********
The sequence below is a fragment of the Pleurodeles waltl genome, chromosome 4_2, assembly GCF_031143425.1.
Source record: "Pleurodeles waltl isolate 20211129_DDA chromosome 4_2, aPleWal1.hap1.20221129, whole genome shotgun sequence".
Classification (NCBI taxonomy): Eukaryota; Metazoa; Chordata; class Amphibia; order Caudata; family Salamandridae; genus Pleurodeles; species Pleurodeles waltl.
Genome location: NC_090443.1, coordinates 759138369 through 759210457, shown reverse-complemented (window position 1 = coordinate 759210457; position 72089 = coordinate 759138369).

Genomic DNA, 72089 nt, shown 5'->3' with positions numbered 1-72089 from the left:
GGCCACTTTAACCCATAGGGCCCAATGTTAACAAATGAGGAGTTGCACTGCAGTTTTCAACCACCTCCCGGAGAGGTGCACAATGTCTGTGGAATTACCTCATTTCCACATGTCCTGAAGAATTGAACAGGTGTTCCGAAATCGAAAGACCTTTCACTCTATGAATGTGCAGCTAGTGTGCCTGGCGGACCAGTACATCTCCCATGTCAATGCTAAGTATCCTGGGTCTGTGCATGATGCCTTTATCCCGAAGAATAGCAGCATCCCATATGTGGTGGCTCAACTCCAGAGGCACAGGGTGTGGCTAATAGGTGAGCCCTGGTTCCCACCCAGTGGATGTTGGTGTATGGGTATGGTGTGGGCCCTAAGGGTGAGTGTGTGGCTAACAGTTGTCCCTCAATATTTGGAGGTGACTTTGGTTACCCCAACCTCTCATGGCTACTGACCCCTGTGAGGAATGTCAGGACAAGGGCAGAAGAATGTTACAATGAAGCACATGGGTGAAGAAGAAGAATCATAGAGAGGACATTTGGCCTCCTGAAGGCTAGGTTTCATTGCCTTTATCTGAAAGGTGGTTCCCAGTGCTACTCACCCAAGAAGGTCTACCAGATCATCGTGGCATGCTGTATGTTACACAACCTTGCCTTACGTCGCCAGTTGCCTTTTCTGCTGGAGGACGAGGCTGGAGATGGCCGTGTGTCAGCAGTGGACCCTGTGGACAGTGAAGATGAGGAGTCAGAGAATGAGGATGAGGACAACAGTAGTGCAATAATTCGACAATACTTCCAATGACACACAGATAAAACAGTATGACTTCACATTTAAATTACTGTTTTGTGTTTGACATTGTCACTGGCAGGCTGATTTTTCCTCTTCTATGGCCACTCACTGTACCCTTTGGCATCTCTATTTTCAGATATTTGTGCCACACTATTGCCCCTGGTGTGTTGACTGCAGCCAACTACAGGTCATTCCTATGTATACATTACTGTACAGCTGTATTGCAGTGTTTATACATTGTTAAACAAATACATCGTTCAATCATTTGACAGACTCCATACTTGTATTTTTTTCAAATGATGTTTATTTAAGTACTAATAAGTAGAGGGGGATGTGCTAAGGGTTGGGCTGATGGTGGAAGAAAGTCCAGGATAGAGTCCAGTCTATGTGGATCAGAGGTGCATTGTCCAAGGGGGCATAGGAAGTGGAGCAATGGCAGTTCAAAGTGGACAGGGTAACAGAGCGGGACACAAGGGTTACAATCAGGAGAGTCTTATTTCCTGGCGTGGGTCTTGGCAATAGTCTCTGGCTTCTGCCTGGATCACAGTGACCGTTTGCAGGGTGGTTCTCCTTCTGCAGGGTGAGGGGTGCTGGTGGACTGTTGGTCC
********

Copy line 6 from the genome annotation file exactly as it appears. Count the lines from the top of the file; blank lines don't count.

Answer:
GGCCACTTTAACCCATAGGGCCCAATGTTAACAAATGAGGAGTTGCACTGCAGTTTTCAACCACCTCCCGGAGAGGTGCACAATGTCTGTGGAATTACCTCATTTCCACATGTCCTGAAGAATTGAACAGGTGTTCCGAAATCGAAAGACCTTTCACTCTATGAATGTGCAGCTAGTGTGCCTGGCGGACCAGTACATCTCCCATGTCAATGCTAAGTATCCTGGGTCTGTGCATGATGCCTTTATCCCGAAGAATAGCAGCATCCCATATGTGGTGGCTCAACTCCAGAGGCACAGGGTGTGGCTAATAGGTGAGCCCTGGTTCCCACCCAGTGGATGTTGGTGTATGGGTATGGTGTGGGCCCTAAGGGTGAGTGTGTGGCTAACAGTTGTCCCTCAATATTTGGAGGTGACTTTGGTTACCCCAACCTCTCATGGCTACTGACCCCTGTGAGGAATGTCAGGACAAGGGCAGAAGAATGTTACAATGAAGCACATGGGTGAAGAAGAAGAATCATAGAGAGGACATTTGGCCTCCTGAAGGCTAGGTTTCATTGCCTTTATCTGAAAGGTGGTTCCCAGTGCTACTCACCCAAGAAGGTCTACCAGATCATCGTGGCATGCTGTATGTTACACAACCTTGCCTTACGTCGCCAGTTGCCTTTTCTGCTGGAGGACGAGGCTGGAGATGGCCGTGTGTCAGCAGTGGACCCTGTGGACAGTGAAGATGAGGAGTCAGAGAATGAGGATGAGGACAACAGTAGTGCAATAATTCGACAATACTTCCAATGACACACAGATAAAACAGTATGACTTCACATTTAAATTACTGTTTTGTGTTTGACATTGTCACTGGCAGGCTGATTTTTCCTCTTCTATGGCCACTCACTGTACCCTTTGGCATCTCTATTTTCAGATATTTGTGCCACACTATTGCCCCTGGTGTGTTGACTGCAGCCAACTACAGGTCATTCCTATGTATACATTACTGTACAGCTGTATTGCAGTGTTTATACATTGTTAAACAAATACATCGTTCAATCATTTGACAGACTCCATACTTGTATTTTTTTCAAATGATGTTTATTTAAGTACTAATAAGTAGAGGGGGATGTGCTAAGGGTTGGGCTGATGGTGGAAGAAAGTCCAGGATAGAGTCCAGTCTATGTGGATCAGAGGTGCATTGTCCAAGGGGGCATAGGAAGTGGAGCAATGGCAGTTCAAAGTGGACAGGGTAACAGAGCGGGACACAAGGGTTACAATCAGGAGAGTCTTATTTCCTGGCGTGGGTCTTGGCAATAGTCTCTGGCTTCTGCCTGGATCACAGTGACCGTTTGCAGGGTGGTTCTCCTTCTGCAGGGTGAGGGGTGCTGGTGGACTGTTGGTCC